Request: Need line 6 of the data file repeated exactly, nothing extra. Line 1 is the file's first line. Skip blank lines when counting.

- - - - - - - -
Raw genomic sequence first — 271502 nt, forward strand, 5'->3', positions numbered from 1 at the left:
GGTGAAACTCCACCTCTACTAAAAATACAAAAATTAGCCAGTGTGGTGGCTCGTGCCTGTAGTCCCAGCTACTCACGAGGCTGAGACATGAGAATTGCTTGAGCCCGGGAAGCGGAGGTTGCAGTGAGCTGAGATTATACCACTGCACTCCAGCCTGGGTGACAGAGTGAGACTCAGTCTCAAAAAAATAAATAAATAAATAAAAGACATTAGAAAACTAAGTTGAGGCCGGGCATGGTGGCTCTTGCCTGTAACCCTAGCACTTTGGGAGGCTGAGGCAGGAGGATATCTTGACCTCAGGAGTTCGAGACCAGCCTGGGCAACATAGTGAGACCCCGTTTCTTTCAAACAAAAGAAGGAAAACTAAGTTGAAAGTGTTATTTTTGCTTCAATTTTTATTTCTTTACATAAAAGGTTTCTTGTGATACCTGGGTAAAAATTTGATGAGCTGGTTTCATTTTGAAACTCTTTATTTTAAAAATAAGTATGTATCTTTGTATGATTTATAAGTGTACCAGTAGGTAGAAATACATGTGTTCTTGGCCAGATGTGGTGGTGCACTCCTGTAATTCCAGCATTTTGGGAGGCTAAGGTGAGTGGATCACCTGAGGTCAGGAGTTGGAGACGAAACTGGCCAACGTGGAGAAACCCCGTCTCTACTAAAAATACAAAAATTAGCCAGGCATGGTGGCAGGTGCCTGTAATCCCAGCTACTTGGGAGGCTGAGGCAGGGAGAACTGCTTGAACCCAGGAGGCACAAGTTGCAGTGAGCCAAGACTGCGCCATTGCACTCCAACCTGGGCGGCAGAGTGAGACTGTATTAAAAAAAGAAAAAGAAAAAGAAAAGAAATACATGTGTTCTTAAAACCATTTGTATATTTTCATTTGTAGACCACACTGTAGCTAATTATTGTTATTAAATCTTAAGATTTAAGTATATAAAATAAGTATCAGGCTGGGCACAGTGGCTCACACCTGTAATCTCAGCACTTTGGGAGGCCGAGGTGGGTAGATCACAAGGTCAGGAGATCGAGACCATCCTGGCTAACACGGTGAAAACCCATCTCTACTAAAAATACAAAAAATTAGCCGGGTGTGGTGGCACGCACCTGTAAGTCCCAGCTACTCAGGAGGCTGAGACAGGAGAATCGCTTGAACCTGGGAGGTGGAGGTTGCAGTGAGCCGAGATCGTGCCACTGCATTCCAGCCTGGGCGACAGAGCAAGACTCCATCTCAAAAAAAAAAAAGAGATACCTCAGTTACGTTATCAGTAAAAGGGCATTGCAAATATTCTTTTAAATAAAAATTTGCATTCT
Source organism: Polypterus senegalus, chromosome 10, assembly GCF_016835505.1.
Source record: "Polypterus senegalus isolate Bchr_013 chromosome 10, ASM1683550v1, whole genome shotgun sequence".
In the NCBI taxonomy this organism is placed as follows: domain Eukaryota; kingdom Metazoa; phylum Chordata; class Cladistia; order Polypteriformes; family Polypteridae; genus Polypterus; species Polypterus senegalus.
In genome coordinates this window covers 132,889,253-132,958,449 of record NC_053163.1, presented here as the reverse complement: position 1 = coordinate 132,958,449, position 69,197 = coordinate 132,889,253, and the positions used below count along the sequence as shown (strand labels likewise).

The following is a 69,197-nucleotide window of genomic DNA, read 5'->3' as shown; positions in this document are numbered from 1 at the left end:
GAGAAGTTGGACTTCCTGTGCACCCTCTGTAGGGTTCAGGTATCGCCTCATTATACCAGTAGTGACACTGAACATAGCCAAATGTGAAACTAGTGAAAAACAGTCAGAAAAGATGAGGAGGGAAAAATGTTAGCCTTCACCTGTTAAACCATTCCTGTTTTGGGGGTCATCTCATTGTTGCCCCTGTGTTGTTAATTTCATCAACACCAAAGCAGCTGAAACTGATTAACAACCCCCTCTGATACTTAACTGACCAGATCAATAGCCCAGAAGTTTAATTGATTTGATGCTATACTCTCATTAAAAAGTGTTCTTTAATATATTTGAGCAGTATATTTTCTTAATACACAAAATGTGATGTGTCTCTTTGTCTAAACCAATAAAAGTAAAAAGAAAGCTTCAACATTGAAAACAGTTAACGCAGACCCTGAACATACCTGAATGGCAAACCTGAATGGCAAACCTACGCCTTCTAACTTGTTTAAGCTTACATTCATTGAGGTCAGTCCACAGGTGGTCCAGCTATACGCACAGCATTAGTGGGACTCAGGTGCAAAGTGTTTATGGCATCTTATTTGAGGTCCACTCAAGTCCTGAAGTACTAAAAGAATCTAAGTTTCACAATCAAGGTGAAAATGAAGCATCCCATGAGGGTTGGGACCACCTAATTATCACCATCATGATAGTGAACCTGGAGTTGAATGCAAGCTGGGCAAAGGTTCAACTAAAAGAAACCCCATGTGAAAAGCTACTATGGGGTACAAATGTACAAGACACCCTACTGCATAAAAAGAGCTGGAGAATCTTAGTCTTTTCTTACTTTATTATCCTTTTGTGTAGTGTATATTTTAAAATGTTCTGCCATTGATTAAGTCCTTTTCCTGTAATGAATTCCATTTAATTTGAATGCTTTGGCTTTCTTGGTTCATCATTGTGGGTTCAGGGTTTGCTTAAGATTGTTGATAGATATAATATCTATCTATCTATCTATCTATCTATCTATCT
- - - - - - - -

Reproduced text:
In genome coordinates this window covers 132,889,253-132,958,449 of record NC_053163.1, presented here as the reverse complement: position 1 = coordinate 132,958,449, position 69,197 = coordinate 132,889,253, and the positions used below count along the sequence as shown (strand labels likewise).